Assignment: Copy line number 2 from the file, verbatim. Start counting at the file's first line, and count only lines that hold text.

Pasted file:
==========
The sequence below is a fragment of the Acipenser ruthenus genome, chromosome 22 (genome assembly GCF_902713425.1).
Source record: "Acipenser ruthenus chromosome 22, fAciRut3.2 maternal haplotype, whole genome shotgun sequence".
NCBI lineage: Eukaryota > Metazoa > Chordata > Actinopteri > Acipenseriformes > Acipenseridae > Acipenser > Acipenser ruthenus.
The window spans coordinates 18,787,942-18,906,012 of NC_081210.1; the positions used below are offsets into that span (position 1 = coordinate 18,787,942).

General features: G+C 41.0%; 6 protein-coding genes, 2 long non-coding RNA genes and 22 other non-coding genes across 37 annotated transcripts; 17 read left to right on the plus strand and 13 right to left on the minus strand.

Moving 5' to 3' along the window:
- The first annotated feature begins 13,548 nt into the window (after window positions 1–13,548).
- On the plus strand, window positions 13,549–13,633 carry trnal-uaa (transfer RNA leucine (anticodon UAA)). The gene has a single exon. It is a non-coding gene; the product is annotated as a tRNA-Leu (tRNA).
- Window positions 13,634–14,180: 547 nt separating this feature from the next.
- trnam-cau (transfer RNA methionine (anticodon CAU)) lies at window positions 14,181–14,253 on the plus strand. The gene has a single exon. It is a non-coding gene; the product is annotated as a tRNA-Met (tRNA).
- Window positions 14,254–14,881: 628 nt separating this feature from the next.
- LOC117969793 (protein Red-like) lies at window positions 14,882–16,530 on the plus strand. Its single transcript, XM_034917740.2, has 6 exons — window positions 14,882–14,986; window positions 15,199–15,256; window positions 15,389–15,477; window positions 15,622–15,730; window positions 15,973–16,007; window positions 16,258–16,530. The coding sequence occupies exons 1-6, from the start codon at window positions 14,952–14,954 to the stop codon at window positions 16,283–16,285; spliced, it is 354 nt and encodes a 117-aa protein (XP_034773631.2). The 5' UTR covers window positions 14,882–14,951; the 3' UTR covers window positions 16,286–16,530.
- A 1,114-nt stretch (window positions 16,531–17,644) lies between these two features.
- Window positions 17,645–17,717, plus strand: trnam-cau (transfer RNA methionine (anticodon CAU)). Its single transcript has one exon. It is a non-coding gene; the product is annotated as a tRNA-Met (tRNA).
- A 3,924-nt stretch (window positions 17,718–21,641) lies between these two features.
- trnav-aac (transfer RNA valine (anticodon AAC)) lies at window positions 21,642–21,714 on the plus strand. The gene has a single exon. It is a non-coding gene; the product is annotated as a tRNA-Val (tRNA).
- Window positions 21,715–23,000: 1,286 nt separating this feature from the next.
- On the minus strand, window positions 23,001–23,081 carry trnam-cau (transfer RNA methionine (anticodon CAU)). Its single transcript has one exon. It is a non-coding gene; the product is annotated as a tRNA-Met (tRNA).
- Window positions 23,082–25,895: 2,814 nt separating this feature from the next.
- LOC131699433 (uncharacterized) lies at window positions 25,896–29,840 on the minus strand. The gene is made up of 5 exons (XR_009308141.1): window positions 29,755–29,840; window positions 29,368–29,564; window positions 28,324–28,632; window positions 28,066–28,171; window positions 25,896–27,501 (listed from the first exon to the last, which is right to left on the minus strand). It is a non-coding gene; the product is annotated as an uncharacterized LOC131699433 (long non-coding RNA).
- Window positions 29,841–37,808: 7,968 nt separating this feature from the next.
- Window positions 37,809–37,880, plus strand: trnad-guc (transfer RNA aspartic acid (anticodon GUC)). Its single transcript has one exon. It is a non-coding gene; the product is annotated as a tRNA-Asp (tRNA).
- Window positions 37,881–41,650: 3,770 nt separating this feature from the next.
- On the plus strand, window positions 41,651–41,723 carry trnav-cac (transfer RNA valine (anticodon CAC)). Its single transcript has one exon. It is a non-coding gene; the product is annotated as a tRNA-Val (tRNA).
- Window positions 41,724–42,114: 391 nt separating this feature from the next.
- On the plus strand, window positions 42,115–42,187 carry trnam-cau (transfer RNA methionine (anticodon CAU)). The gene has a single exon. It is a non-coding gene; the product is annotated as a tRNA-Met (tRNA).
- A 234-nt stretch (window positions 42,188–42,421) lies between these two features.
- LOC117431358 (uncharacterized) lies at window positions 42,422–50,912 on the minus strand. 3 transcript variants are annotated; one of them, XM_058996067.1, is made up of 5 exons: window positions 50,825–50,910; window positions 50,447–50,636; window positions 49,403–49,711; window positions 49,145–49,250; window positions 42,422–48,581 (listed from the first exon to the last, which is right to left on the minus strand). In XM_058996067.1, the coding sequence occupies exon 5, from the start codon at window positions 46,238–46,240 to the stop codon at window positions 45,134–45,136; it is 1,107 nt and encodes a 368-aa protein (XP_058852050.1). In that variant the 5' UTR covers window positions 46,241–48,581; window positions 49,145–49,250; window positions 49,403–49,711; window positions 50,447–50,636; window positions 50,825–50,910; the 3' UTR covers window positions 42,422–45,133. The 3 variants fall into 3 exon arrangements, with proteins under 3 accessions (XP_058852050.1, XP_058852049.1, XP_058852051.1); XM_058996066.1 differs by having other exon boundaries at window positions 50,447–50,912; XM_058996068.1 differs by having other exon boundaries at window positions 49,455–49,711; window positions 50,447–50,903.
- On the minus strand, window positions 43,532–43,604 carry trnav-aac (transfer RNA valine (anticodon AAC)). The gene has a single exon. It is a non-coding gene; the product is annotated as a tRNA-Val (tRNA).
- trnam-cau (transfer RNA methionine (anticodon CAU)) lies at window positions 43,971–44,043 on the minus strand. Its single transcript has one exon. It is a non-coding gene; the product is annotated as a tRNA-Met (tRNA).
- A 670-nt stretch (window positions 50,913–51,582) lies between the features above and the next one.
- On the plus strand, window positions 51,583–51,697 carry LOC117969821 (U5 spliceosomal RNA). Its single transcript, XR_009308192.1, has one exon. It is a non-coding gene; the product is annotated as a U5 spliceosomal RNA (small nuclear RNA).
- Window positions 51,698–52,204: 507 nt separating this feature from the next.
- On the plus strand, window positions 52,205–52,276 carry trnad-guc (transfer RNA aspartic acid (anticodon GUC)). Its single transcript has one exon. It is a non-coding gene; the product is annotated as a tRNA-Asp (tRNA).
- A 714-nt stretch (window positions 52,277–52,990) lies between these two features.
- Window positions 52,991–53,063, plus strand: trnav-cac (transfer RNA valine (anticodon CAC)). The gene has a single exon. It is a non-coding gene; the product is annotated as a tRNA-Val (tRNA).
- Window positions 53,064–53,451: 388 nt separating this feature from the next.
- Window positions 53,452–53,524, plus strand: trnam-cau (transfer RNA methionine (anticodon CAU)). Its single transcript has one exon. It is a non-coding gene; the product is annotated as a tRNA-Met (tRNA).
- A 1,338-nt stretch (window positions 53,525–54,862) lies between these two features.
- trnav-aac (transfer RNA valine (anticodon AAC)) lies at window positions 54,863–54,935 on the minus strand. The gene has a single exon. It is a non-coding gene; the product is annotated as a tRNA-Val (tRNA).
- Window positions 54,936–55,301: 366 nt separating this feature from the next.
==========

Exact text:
Source record: "Acipenser ruthenus chromosome 22, fAciRut3.2 maternal haplotype, whole genome shotgun sequence".